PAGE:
The equine sector is being asked to “double down” on biosecurity measures following an outbreak of disease in horses on the continent.
Commenting on the ongoing outbreak of equine herpesvirus-1 (EHV-1) in horses on continental Europe, Minister for Agriculture, Food and the Marine Charlie McConalogue has urged all players in the equine industry to respond to the increased risk that this poses to the horse population in Ireland.
“I am aware that Irish horses have been competing across Europe in recent weeks. My officials met with representatives of Horse Sport Ireland and the Irish Equine Centre yesterday [Tuesday, March 2] to develop an appropriate risk mitigating response,” the minister said.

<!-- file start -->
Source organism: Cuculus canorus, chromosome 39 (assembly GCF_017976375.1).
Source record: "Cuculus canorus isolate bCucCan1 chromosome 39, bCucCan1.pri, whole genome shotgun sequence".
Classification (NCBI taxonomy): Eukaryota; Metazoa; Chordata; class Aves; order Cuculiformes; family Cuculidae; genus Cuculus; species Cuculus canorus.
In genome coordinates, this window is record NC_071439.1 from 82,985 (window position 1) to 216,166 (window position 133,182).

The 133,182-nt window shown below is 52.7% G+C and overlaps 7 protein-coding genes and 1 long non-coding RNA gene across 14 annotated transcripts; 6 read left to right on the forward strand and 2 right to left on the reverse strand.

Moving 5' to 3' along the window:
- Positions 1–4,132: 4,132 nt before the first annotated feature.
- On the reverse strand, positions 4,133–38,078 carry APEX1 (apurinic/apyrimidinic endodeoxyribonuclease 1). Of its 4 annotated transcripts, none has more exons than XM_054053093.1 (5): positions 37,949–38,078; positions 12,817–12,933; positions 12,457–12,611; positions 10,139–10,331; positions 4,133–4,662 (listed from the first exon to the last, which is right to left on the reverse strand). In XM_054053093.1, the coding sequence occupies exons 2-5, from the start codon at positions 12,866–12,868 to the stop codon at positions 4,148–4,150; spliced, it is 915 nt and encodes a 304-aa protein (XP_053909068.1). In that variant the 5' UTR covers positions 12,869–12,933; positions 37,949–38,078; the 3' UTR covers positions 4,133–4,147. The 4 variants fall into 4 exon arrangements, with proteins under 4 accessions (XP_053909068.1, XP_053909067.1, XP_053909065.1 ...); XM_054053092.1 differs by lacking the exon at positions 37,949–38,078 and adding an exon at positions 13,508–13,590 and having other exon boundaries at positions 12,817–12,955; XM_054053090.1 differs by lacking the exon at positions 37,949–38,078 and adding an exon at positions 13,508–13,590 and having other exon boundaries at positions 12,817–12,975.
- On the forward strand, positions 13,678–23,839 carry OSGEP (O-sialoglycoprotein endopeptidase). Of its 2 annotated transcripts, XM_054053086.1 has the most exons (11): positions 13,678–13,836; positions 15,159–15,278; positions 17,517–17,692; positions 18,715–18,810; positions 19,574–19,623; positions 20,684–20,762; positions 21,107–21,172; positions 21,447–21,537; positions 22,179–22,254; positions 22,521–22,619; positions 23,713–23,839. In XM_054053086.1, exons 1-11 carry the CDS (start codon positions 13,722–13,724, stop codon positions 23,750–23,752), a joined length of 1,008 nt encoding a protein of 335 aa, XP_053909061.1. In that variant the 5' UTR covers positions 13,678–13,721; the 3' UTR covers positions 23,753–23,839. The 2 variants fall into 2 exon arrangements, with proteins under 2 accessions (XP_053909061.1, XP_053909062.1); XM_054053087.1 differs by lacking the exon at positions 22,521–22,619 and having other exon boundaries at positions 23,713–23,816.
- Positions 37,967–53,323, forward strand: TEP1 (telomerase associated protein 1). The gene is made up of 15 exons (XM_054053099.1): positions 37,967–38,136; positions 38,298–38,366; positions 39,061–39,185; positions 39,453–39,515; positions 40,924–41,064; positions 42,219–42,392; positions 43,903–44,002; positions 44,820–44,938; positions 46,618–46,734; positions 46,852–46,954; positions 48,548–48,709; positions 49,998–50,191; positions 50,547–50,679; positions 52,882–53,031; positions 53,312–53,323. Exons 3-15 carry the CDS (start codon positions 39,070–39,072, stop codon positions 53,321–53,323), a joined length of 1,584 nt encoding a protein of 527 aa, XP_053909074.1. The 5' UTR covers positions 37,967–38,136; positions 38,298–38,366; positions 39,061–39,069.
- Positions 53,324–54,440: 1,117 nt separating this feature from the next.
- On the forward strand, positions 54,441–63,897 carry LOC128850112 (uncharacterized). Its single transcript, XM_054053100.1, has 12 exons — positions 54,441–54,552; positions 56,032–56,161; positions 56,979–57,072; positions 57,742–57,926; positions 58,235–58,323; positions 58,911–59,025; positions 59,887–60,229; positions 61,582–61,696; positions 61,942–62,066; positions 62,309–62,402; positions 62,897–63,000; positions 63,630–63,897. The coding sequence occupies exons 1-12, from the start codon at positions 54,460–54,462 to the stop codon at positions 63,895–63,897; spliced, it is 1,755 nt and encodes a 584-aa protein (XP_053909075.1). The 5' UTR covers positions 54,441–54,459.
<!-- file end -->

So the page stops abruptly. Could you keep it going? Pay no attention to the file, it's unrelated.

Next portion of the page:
Given the extent that the virus seems to have spread across Europe and the description of the clinical outcome, I strongly endorse the recommendation from that meeting that all those competing horses, on returning to Ireland, follow the EHV-1 protocol.
This protocol involves returning FEI (International Federation for Equestrian Sports) horses being isolated and having two PCR tests carried out prior to completing quarantine.
EHV is a herpes virus that is spread widely across the world – including Ireland – where it usually manifests as a respiratory or reproductive disease and occasionally in a paralytic form.
Given its ubiquitous nature and the availability of a vaccine, EHV is not a notifiable disease. The disease can be contained by isolation and testing.
EHV is covered by industry codes of practice, in particular the prevention of EHV infection in breeding stock through good management and hygiene practices as well as regular vaccination.